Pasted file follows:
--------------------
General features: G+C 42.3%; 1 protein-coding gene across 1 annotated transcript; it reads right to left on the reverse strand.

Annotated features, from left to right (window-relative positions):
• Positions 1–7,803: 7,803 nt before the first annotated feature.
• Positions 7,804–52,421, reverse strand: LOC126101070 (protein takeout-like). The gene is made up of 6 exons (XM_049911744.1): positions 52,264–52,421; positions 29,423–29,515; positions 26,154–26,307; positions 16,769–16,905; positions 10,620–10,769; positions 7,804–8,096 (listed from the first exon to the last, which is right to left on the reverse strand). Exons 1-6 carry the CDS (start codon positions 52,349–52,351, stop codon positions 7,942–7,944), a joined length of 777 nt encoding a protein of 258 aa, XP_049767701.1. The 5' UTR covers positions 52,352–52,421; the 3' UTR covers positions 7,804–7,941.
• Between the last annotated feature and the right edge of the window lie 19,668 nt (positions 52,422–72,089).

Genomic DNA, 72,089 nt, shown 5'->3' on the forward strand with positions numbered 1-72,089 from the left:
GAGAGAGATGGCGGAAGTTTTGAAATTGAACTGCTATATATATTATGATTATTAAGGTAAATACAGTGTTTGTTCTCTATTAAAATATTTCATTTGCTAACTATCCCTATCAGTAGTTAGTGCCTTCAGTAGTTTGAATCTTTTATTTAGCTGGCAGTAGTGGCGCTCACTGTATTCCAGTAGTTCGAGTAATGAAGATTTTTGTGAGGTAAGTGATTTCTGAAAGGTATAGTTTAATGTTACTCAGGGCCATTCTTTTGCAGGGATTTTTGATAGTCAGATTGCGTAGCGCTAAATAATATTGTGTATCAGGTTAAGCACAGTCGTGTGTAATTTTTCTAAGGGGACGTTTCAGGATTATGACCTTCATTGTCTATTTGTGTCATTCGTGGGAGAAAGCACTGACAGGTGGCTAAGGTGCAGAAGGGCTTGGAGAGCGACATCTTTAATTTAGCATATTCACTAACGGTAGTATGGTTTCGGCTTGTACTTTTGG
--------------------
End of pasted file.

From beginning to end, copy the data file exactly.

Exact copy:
General features: G+C 42.3%; 1 protein-coding gene across 1 annotated transcript; it reads right to left on the reverse strand.

Annotated features, from left to right (window-relative positions):
• Positions 1–7,803: 7,803 nt before the first annotated feature.
• Positions 7,804–52,421, reverse strand: LOC126101070 (protein takeout-like). The gene is made up of 6 exons (XM_049911744.1): positions 52,264–52,421; positions 29,423–29,515; positions 26,154–26,307; positions 16,769–16,905; positions 10,620–10,769; positions 7,804–8,096 (listed from the first exon to the last, which is right to left on the reverse strand). Exons 1-6 carry the CDS (start codon positions 52,349–52,351, stop codon positions 7,942–7,944), a joined length of 777 nt encoding a protein of 258 aa, XP_049767701.1. The 5' UTR covers positions 52,352–52,421; the 3' UTR covers positions 7,804–7,941.
• Between the last annotated feature and the right edge of the window lie 19,668 nt (positions 52,422–72,089).

Genomic DNA, 72,089 nt, shown 5'->3' on the forward strand with positions numbered 1-72,089 from the left:
GAGAGAGATGGCGGAAGTTTTGAAATTGAACTGCTATATATATTATGATTATTAAGGTAAATACAGTGTTTGTTCTCTATTAAAATATTTCATTTGCTAACTATCCCTATCAGTAGTTAGTGCCTTCAGTAGTTTGAATCTTTTATTTAGCTGGCAGTAGTGGCGCTCACTGTATTCCAGTAGTTCGAGTAATGAAGATTTTTGTGAGGTAAGTGATTTCTGAAAGGTATAGTTTAATGTTACTCAGGGCCATTCTTTTGCAGGGATTTTTGATAGTCAGATTGCGTAGCGCTAAATAATATTGTGTATCAGGTTAAGCACAGTCGTGTGTAATTTTTCTAAGGGGACGTTTCAGGATTATGACCTTCATTGTCTATTTGTGTCATTCGTGGGAGAAAGCACTGACAGGTGGCTAAGGTGCAGAAGGGCTTGGAGAGCGACATCTTTAATTTAGCATATTCACTAACGGTAGTATGGTTTCGGCTTGTACTTTTGG